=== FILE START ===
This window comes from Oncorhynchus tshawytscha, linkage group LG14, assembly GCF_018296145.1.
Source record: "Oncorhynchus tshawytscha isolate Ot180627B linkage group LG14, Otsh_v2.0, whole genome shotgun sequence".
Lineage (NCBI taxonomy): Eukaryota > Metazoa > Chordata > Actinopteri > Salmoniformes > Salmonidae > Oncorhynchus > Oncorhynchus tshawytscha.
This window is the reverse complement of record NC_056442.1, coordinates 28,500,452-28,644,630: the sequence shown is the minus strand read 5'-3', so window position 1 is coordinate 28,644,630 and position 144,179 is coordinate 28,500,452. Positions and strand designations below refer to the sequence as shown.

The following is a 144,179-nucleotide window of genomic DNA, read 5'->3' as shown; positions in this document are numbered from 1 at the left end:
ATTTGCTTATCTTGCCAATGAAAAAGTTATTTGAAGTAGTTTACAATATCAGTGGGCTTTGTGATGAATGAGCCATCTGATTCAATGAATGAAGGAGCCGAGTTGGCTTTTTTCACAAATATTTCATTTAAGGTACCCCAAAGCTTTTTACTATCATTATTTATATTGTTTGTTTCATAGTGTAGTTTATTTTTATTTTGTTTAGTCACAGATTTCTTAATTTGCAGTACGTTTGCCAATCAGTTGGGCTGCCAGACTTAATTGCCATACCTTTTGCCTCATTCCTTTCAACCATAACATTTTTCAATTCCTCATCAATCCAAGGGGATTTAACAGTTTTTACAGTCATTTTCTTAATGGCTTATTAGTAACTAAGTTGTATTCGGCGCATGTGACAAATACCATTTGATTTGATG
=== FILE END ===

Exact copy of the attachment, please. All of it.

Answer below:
This window comes from Oncorhynchus tshawytscha, linkage group LG14, assembly GCF_018296145.1.
Source record: "Oncorhynchus tshawytscha isolate Ot180627B linkage group LG14, Otsh_v2.0, whole genome shotgun sequence".
Lineage (NCBI taxonomy): Eukaryota > Metazoa > Chordata > Actinopteri > Salmoniformes > Salmonidae > Oncorhynchus > Oncorhynchus tshawytscha.
This window is the reverse complement of record NC_056442.1, coordinates 28,500,452-28,644,630: the sequence shown is the minus strand read 5'-3', so window position 1 is coordinate 28,644,630 and position 144,179 is coordinate 28,500,452. Positions and strand designations below refer to the sequence as shown.

The following is a 144,179-nucleotide window of genomic DNA, read 5'->3' as shown; positions in this document are numbered from 1 at the left end:
ATTTGCTTATCTTGCCAATGAAAAAGTTATTTGAAGTAGTTTACAATATCAGTGGGCTTTGTGATGAATGAGCCATCTGATTCAATGAATGAAGGAGCCGAGTTGGCTTTTTTCACAAATATTTCATTTAAGGTACCCCAAAGCTTTTTACTATCATTATTTATATTGTTTGTTTCATAGTGTAGTTTATTTTTATTTTGTTTAGTCACAGATTTCTTAATTTGCAGTACGTTTGCCAATCAGTTGGGCTGCCAGACTTAATTGCCATACCTTTTGCCTCATTCCTTTCAACCATAACATTTTTCAATTCCTCATCAATCCAAGGGGATTTAACAGTTTTTACAGTCATTTTCTTAATGGCTTATTAGTAACTAAGTTGTATTCGGCGCATGTGACAAATACCATTTGATTTGATG